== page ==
TOP DUCK CONTENDER: Multi-event star Ashton Eaton will attempt to come back in the long jump on Saturday after competing in the decathlon's ten grueling events on Thursday and Friday. His mark of 26'-4.5" at the regional meet was not only a PR by six inches, but placed Eaton second among the 24 jumpers who qualified for nationals.


ATHLETE TO WATCH: Arizona State's Ryan Whiting currently ranks second in the world in the shot put at 71-7.5 and has had recorded marks of 70' or more at an amazing seven meets this season. He leads his competitors by nearly eight feet in the shot, but the discus throw should be much more competitive. Whiting is in the mix, but freshmen Julian Wruck of Texas Tech and Mason Finley of Kansas had the top two marks at the Regional Meets.

TOP DUCK CONTENDER: Senior Cyrus Hostetler will carry a share of the Ducks' team hopes in the javelin, where he will be up against Texas A&M freshman Sam Humphreys. Hostetler, who has the leading NCAA mark of 256'-6," has thrown in only three meets this spring, hoping to keep his arm fresh for the NCAAs. Last year his best throw came in his first meet. Junior Alex Wolff could also score in this event for the Ducks.


ATHLETE TO WATCH: How fitting it is that the incomparable Ashton Eaton, UO senior, gets to finish out his collegiate career before the home crowd at Hayward Field, and try to help the Ducks get that elusive outdoor title. Eaton has scored over 8,000 points in eight consecutive decathlons over the past two years, establishing himself as one of the best collegiate decathletes ever. The world record holder in the indoor heptathlon, Eaton has a season PR of 8,310, more than 600 points better than the second-ranked athlete, Missouri's Nick Adcock.


ATHLETES TO WATCH: Texas A&M's sprint corps looks frighteningly dominant. Porscha Lucas and Jeneba Tarmoh have the top two times in the 200 meters and Aggie sprinters have three of the top six times in the 100 meters. Jessica Beard will be tough to beat in the 400, and their 4x1 relay team had the top qualifying time by a full second. They lost hurdler Natasha Ruddock to an injury at the Regional, but the Aggies are so strong and deep it may not even matter.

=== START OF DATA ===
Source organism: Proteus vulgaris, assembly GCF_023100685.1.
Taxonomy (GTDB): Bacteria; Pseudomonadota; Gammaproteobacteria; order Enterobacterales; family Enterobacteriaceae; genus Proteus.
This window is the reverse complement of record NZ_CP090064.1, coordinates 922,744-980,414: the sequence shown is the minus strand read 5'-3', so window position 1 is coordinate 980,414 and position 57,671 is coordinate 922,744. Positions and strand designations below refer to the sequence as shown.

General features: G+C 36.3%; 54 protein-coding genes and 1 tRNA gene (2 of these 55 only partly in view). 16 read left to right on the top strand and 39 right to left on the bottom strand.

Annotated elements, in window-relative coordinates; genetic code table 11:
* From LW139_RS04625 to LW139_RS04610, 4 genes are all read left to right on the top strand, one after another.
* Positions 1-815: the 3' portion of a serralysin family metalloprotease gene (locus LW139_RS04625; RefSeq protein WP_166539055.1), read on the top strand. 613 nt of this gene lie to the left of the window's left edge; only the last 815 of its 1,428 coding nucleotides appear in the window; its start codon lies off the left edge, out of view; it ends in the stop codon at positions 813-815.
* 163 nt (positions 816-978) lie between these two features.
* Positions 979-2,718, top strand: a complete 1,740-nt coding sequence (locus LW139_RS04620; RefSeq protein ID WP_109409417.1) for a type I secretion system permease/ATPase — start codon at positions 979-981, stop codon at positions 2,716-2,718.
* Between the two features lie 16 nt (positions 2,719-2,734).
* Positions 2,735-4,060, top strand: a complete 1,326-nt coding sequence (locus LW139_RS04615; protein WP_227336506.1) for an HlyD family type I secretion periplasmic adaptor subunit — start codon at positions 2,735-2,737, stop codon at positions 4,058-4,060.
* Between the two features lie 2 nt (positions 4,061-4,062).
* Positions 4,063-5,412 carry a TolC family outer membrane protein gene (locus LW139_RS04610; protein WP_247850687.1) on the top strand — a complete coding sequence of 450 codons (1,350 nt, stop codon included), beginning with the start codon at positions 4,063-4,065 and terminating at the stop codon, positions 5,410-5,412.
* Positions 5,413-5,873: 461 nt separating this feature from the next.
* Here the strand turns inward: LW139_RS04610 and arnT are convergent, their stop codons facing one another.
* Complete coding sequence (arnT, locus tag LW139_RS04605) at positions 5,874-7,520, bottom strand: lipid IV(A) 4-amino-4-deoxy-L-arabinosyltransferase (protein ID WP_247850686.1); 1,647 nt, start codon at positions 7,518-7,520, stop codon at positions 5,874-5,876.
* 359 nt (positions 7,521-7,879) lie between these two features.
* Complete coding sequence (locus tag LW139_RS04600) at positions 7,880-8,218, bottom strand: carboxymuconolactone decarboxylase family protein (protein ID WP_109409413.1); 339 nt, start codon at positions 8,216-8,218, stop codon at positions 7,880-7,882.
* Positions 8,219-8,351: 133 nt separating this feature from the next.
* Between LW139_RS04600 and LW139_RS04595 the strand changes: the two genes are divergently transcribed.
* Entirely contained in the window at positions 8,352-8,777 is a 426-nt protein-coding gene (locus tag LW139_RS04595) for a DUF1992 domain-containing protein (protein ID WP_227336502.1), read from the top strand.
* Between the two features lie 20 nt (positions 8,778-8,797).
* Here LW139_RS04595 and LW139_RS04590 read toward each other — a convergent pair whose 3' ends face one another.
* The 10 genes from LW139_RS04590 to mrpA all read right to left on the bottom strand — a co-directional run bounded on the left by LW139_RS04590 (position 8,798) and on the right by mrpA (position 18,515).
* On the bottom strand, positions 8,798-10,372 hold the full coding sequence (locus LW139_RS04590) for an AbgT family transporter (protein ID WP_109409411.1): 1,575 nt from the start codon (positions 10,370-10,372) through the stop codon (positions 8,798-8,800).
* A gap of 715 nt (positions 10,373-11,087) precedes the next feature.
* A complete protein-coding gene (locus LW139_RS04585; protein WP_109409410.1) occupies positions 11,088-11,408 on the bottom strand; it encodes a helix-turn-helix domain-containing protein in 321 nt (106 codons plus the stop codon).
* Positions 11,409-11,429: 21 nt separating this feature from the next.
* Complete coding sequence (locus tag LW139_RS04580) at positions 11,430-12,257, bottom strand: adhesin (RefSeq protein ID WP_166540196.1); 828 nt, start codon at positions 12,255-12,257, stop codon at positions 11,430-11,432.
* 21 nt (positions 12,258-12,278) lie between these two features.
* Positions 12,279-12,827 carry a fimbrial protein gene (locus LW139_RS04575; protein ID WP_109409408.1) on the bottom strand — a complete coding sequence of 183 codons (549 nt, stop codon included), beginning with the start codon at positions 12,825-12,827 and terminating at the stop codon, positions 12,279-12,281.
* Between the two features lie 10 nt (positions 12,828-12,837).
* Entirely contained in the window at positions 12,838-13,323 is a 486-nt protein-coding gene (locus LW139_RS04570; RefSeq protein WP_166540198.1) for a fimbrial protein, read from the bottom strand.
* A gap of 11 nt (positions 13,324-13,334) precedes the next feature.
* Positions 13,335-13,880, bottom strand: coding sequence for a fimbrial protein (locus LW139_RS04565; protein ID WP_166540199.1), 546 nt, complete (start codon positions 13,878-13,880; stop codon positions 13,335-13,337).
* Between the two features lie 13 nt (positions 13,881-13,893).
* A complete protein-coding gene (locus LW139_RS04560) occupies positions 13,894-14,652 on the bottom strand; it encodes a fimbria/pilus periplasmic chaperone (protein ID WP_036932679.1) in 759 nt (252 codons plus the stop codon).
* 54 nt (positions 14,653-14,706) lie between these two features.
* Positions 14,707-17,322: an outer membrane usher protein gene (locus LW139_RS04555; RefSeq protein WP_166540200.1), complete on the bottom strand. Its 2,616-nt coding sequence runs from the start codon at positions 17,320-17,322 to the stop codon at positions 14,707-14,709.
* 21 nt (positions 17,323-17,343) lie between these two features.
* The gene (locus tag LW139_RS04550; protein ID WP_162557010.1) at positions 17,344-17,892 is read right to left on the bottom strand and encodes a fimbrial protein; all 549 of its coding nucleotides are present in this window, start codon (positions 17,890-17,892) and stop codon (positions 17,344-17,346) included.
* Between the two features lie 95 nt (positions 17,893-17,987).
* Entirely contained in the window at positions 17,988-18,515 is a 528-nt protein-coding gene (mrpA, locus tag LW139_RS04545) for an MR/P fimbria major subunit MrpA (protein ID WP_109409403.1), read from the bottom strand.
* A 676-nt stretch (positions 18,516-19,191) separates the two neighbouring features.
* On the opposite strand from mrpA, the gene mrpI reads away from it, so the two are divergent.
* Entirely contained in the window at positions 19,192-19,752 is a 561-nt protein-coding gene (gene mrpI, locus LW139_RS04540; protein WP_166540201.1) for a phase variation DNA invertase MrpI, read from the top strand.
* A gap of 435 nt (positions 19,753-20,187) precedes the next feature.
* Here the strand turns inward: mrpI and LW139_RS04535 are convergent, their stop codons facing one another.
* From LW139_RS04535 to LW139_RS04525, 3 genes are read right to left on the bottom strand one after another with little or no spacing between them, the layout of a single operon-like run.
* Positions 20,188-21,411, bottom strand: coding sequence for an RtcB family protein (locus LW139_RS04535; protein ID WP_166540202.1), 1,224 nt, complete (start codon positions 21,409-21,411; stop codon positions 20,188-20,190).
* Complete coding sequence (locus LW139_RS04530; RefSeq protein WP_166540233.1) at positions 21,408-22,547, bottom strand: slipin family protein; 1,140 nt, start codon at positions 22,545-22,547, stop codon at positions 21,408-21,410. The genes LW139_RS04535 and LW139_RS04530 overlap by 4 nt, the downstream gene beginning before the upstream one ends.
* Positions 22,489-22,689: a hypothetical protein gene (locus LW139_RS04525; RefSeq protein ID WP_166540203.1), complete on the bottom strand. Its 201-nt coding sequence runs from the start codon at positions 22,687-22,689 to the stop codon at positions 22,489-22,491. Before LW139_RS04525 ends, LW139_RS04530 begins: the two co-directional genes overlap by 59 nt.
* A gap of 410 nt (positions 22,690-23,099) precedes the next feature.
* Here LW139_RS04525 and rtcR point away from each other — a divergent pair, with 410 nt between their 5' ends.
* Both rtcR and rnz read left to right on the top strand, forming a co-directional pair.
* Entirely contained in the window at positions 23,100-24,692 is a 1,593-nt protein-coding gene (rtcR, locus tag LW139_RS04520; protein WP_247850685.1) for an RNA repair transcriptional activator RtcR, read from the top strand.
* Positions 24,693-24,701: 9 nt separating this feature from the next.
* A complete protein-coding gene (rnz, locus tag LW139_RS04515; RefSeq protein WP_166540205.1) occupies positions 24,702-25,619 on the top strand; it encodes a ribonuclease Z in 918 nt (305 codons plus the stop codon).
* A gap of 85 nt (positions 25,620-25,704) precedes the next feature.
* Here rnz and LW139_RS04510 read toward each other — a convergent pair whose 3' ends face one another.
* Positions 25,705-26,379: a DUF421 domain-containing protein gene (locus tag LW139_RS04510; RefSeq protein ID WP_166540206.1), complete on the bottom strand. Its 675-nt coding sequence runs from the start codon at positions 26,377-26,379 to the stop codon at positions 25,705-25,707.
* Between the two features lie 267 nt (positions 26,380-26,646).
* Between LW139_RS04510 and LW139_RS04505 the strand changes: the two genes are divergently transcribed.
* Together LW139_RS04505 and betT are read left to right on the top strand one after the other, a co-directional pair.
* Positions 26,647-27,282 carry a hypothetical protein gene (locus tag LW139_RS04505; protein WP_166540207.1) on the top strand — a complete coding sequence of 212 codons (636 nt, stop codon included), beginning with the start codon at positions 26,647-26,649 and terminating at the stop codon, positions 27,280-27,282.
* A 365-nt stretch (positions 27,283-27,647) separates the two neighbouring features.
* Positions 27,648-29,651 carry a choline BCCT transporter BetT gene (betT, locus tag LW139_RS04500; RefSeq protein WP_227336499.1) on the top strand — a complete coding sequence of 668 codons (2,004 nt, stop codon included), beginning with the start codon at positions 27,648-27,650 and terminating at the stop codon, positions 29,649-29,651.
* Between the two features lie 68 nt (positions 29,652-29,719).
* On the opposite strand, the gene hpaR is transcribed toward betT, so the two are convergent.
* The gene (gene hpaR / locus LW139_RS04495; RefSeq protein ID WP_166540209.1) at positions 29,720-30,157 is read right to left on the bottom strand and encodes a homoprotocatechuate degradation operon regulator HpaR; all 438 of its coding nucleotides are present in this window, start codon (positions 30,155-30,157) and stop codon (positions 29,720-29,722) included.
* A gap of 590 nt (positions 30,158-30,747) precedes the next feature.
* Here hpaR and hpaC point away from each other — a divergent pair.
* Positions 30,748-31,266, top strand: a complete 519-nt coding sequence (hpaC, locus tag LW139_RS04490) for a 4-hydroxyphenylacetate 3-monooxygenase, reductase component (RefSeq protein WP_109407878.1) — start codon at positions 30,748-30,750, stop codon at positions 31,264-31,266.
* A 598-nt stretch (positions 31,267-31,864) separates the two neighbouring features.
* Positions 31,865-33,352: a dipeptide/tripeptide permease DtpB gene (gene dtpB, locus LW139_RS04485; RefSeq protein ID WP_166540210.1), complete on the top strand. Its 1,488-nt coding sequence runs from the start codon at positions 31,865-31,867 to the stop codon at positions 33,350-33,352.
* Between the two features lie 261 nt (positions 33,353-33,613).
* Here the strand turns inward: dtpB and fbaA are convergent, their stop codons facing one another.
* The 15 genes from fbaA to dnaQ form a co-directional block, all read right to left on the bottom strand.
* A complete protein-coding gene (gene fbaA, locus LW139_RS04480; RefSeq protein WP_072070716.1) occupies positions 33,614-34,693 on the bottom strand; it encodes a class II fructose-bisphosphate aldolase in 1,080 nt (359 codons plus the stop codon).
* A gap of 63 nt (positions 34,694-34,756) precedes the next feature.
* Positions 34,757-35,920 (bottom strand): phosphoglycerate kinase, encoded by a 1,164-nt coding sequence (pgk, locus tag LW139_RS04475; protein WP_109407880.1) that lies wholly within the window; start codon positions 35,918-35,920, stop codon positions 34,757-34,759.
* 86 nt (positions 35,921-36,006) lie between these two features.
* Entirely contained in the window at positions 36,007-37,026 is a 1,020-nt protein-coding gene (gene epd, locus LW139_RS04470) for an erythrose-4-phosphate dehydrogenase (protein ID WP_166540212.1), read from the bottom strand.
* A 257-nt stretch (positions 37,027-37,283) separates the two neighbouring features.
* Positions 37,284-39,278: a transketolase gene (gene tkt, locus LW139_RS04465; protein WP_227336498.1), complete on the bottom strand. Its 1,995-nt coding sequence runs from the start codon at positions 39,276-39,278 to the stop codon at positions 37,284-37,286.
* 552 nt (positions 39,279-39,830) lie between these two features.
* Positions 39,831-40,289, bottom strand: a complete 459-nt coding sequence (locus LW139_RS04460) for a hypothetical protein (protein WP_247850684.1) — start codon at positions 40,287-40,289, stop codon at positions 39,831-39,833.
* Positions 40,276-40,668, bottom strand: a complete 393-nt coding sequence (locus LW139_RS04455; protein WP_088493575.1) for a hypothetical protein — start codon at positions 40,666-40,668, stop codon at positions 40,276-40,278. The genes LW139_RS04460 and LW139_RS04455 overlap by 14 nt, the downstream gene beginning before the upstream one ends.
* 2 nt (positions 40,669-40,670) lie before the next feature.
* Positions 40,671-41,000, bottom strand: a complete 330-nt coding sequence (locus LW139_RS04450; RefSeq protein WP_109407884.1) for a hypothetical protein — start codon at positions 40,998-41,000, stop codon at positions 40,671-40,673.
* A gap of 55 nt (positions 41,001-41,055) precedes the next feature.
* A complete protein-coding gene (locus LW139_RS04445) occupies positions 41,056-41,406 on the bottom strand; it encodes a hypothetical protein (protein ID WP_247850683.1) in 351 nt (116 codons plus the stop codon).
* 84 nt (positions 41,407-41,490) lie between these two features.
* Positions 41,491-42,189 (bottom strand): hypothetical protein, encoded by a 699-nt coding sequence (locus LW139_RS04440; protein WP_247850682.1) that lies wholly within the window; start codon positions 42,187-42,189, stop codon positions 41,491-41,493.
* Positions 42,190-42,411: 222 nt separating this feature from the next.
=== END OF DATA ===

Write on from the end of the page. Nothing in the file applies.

TOP DUCK CONTENDER: Senior Keshia Baker has steadily improved over the past three years and has the nation's top time in the 400 meters, 50.76. The 400 meter field is loaded, but Baker should be tough at home. She also runs on both relays, and anchored the Duck women to a school record - and nation leading time - of 3:30.23 in the 4x400 relay at the West Regional.


ATHLETE TO WATCH: Lisa Koll of Iowa State broke through in March when she set a new collegiate record of 31:18.07 in the 10,000 meters at the Stanford Invitational, becoming the sixth-fastest American women ever in that event. Koll will go for the double in Eugene, and that sets up a great matchup with defending NCAA champion Angela Bizzari of Illinois in the 5,000.

TOP DUCK CONTENDER: Senior Nicole Blood will also go for a 5-10K double in an effort to put her team over the top. Blood has only run two 10Ks on the track, but is a tough-as-nails competitor, and will have a day of rest between the two races. She doesn't have to win, but the Ducks need big points from Blood and her teammates in the distance races.


ATHLETE TO WATCH: Indiana State senior Kylie Hutson was the odds-on pick to win the women's pole vault, despite battling injuries this outdoor season. Then, on May 8, while attempting a new collegiate record of 15'-1.5," Hutson suffered a deep gash in her hand when her pole shattered. If Hutson is hampered by the injury, this could be a wide-open competition, possibly opening the door for Oregon's Melissa Gergel.

TOP DUCK CONTENDER: Versatile Jamesha Youngblood qualified in the long and triple jumps, and runs on both the 4x100 and 4x400 relays for the Ducks. She will be looking to build on her strong performance at last year's NCAA meet when she placed third in the long jump.


ATHLETE TO WATCH: Florida's Mariam Kevkhishvilli, a native of Tbilisi, Georgia, is a three-time NCAA champion with a personal best (60'-6.75") that is more than four feet better than her competition. Kevkhishvilli competed for Georgia at the 2004 Olympics as an 18 year-old.

TOP DUCK CONTENDER: Oregon will not score here.


ATHLETE TO WATCH: UO Junior Brianne Theisen will look to win this event and add to her impressive resume - defending NCAA heptathlon champion and 2010 indoor pentathlon champion, as well as competing for Canada in the heptathlon at the 2009 World Championships. Unfortunately for the Ducks, the meet schedule won't permit Theisen to give it a go in the high jump or 100 hurdles where she might also score points.



1. Florida
2. Texas A&M
3. Oregon



1. Texas A&M
2. Oregon
3. LSU
Matthew Centrowitz - University of Oregon
Vernell Warren - University of Oregon